She was the high-flying senior psychiatrist who travelled across the country tending to patients, but Zholia Alemi was not what she seemed.

The New Zealand native had not earned her medical degree from Auckland University, as she claimed, but had dropped out in her first year and managed to hoodwink health boards and the General Medical Council (GMC) with faked documents.

The con artist then spent the next 22 years making life-altering decisions for vulnerable mental patients and was only rumbled after she was convicted of fraud and theft in October 2018.


She was jailed for five years after she faked a dementia patient’s will in an attempt to inherit the woman’s £1.3 million estate.

Jailing her, Judge James Adkin told Alemi: “This was despicable, cruel criminality motivated by pure greed.”

Alemi was working as a consultant psychologist for a dementia service in west Cumbria when she rewrote 87-year-old Gillian Belham’s will and fraudulently applied for power of attorney.

Alemi denied all charges and lied to police in interviews, even pretending not to know the identity of her own son, who was written into the will.

The convicted fraudster had failed the first year of medical school in 1992, but managed to register as a doctor with the GMC in 1995 with a forged degree certificate, forged primary medical qualifications and a fake letter of recommendation, under a visa scheme no longer in force.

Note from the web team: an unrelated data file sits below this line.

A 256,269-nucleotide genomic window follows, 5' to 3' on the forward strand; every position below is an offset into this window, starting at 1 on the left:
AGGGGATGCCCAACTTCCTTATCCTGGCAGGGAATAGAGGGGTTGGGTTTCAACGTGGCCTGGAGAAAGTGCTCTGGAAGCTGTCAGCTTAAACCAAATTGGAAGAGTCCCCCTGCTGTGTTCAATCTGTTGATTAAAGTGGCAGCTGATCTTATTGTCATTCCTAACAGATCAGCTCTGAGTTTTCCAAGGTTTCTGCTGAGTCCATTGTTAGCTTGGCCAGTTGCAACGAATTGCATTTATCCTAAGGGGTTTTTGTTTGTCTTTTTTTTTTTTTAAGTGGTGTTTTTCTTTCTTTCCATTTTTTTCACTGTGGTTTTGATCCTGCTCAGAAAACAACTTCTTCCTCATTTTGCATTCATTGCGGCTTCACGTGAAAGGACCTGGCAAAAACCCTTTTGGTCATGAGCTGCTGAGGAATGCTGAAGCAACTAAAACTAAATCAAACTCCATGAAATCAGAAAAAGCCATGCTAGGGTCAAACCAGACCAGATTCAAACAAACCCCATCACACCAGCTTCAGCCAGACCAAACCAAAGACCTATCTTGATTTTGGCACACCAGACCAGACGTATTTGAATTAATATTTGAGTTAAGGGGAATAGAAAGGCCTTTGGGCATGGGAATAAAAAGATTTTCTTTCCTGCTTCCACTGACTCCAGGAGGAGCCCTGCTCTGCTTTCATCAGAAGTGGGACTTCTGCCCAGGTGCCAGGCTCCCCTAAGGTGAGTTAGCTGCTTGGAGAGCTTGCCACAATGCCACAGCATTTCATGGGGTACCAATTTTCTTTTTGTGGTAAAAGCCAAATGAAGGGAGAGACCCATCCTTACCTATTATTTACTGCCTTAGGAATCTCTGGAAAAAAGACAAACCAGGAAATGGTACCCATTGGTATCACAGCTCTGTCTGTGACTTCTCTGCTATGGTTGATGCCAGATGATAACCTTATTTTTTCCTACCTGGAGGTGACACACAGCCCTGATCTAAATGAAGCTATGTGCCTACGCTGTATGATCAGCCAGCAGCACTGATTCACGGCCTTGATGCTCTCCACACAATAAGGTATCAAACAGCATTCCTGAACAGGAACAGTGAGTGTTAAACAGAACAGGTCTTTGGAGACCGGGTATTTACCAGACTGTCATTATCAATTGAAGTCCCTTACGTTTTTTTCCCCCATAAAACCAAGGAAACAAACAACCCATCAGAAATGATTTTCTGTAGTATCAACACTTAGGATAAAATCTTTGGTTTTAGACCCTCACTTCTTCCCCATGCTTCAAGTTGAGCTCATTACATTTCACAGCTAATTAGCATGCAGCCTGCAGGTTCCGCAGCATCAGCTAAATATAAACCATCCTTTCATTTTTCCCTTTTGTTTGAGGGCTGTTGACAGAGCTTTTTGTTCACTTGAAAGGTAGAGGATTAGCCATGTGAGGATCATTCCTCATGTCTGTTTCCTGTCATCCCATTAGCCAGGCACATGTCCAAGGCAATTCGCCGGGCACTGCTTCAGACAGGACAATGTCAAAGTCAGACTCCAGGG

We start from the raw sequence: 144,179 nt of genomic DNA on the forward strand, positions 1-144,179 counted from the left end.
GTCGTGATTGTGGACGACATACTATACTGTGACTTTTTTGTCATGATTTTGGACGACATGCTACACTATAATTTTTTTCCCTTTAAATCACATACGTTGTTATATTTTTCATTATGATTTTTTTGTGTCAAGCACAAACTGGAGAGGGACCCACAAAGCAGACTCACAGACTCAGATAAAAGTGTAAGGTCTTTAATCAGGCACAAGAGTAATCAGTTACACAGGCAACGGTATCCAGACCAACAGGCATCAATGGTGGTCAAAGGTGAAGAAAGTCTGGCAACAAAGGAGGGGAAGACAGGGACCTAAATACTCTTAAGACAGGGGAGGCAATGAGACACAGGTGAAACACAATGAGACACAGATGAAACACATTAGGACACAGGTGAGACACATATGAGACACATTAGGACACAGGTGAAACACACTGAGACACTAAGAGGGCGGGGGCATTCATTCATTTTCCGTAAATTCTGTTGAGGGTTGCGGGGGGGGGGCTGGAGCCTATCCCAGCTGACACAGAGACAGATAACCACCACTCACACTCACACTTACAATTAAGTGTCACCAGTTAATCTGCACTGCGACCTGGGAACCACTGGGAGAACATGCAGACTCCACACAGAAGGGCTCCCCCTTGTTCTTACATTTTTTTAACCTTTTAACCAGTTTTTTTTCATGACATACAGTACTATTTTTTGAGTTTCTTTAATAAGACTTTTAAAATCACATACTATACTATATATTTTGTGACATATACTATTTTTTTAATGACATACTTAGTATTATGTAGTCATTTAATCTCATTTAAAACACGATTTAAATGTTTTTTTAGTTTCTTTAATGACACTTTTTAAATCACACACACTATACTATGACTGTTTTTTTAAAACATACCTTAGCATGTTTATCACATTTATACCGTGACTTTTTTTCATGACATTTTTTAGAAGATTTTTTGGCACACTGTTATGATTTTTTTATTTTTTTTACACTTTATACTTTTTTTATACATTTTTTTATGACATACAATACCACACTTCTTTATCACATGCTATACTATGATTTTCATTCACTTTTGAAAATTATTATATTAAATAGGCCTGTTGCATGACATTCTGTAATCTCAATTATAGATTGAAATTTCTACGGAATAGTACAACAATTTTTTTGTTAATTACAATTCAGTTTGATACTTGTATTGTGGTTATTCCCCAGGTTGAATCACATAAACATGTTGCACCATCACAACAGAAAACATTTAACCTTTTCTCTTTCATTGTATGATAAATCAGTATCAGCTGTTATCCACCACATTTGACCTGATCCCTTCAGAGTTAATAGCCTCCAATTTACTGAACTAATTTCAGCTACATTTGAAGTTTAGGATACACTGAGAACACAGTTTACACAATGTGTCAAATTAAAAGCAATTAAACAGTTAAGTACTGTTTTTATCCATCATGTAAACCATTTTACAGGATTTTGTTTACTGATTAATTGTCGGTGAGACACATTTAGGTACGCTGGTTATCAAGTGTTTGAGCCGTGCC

Alex Owen was referred to Alemi at the Ailsa Hospital in Ayr in 2008 where she prescribed him powerful anti-psychotic drugs for depression. Last year, Mr Owen, then aged 29, was preparing to sue the health board for alleged negligence after they failed to adequately check Alemi’s credentials.

He told The Sunday Times that the fake psychiatrist diagnosed him with borderline personality disorder, a determination he disagreed with.

He said: “I was very vulnerable. It’s now clear that she didn’t have a clue what she was doing.”

Darren Lowe was being treated for depression by the fake doctor in 2008 when he flagged concerns to health chiefs over her behaviour.

His wife Catriona told the Daily Record: “Her whole story never seemed to ring true. When he started ringing alarm bells, she started to call us.

“Darren was being treated for depression but she would say that he had psychosis and that was why he was saying those things about her.” 

If you were treated by Zholia Alemi during her time working in Scotland, please get in touch on 0141 302 6097 or